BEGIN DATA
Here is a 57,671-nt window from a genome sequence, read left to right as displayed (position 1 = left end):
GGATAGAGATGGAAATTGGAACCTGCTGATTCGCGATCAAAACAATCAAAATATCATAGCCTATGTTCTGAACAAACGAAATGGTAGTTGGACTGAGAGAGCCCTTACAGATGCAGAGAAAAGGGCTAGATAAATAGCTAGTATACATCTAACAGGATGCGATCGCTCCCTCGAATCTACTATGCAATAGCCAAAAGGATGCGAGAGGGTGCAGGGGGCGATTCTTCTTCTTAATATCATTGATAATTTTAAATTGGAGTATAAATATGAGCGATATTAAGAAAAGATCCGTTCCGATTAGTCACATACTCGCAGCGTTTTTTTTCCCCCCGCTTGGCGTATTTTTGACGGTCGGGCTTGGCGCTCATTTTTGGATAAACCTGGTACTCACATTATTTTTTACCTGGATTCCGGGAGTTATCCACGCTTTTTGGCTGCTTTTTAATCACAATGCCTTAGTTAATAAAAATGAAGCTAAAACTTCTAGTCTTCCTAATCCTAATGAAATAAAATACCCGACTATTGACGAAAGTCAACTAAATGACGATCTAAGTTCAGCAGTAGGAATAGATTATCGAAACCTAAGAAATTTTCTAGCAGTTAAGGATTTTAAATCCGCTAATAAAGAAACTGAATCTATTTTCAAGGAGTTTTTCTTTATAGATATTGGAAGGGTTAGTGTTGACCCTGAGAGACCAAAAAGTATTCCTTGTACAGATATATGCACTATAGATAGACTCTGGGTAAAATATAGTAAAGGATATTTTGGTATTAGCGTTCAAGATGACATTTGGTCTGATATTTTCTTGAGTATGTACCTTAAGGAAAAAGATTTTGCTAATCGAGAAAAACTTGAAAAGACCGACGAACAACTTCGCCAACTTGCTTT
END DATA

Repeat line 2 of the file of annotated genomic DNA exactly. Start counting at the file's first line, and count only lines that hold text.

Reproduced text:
GGATAGAGATGGAAATTGGAACCTGCTGATTCGCGATCAAAACAATCAAAATATCATAGCCTATGTTCTGAACAAACGAAATGGTAGTTGGACTGAGAGAGCCCTTACAGATGCAGAGAAAAGGGCTAGATAAATAGCTAGTATACATCTAACAGGATGCGATCGCTCCCTCGAATCTACTATGCAATAGCCAAAAGGATGCGAGAGGGTGCAGGGGGCGATTCTTCTTCTTAATATCATTGATAATTTTAAATTGGAGTATAAATATGAGCGATATTAAGAAAAGATCCGTTCCGATTAGTCACATACTCGCAGCGTTTTTTTTCCCCCCGCTTGGCGTATTTTTGACGGTCGGGCTTGGCGCTCATTTTTGGATAAACCTGGTACTCACATTATTTTTTACCTGGATTCCGGGAGTTATCCACGCTTTTTGGCTGCTTTTTAATCACAATGCCTTAGTTAATAAAAATGAAGCTAAAACTTCTAGTCTTCCTAATCCTAATGAAATAAAATACCCGACTATTGACGAAAGTCAACTAAATGACGATCTAAGTTCAGCAGTAGGAATAGATTATCGAAACCTAAGAAATTTTCTAGCAGTTAAGGATTTTAAATCCGCTAATAAAGAAACTGAATCTATTTTCAAGGAGTTTTTCTTTATAGATATTGGAAGGGTTAGTGTTGACCCTGAGAGACCAAAAAGTATTCCTTGTACAGATATATGCACTATAGATAGACTCTGGGTAAAATATAGTAAAGGATATTTTGGTATTAGCGTTCAAGATGACATTTGGTCTGATATTTTCTTGAGTATGTACCTTAAGGAAAAAGATTTTGCTAATCGAGAAAAACTTGAAAAGACCGACGAACAACTTCGCCAACTTGCTTT